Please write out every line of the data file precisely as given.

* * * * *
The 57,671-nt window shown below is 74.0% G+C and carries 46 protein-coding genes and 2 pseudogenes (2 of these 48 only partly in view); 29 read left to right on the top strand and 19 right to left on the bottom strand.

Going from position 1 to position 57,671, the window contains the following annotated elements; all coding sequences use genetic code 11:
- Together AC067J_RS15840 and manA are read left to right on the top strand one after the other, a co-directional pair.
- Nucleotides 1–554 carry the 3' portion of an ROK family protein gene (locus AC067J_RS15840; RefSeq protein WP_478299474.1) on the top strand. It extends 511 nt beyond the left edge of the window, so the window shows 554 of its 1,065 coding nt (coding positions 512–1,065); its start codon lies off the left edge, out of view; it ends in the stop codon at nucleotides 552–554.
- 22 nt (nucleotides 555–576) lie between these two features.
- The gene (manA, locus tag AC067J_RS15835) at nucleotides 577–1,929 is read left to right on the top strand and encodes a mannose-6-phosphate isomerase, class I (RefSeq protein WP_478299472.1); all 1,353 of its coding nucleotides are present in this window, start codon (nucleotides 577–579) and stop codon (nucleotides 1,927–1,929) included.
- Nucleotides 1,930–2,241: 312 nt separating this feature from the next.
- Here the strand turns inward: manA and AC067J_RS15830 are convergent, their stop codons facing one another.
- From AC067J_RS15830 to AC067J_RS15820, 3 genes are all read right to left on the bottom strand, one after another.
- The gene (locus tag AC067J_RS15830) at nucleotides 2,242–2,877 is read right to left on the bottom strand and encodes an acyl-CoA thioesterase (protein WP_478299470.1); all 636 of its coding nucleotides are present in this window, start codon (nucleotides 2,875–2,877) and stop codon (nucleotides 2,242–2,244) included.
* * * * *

The 57,671-nt window shown below is 74.0% G+C and carries 46 protein-coding genes and 2 pseudogenes (2 of these 48 only partly in view); 29 read left to right on the top strand and 19 right to left on the bottom strand.

Going from position 1 to position 57,671, the window contains the following annotated elements; all coding sequences use genetic code 11:
- Together AC067J_RS15840 and manA are read left to right on the top strand one after the other, a co-directional pair.
- Nucleotides 1–554 carry the 3' portion of an ROK family protein gene (locus AC067J_RS15840; RefSeq protein WP_478299474.1) on the top strand. It extends 511 nt beyond the left edge of the window, so the window shows 554 of its 1,065 coding nt (coding positions 512–1,065); its start codon lies off the left edge, out of view; it ends in the stop codon at nucleotides 552–554.
- 22 nt (nucleotides 555–576) lie between these two features.
- The gene (manA, locus tag AC067J_RS15835) at nucleotides 577–1,929 is read left to right on the top strand and encodes a mannose-6-phosphate isomerase, class I (RefSeq protein WP_478299472.1); all 1,353 of its coding nucleotides are present in this window, start codon (nucleotides 577–579) and stop codon (nucleotides 1,927–1,929) included.
- Nucleotides 1,930–2,241: 312 nt separating this feature from the next.
- Here the strand turns inward: manA and AC067J_RS15830 are convergent, their stop codons facing one another.
- From AC067J_RS15830 to AC067J_RS15820, 3 genes are all read right to left on the bottom strand, one after another.
- The gene (locus tag AC067J_RS15830) at nucleotides 2,242–2,877 is read right to left on the bottom strand and encodes an acyl-CoA thioesterase (protein WP_478299470.1); all 636 of its coding nucleotides are present in this window, start codon (nucleotides 2,875–2,877) and stop codon (nucleotides 2,242–2,244) included.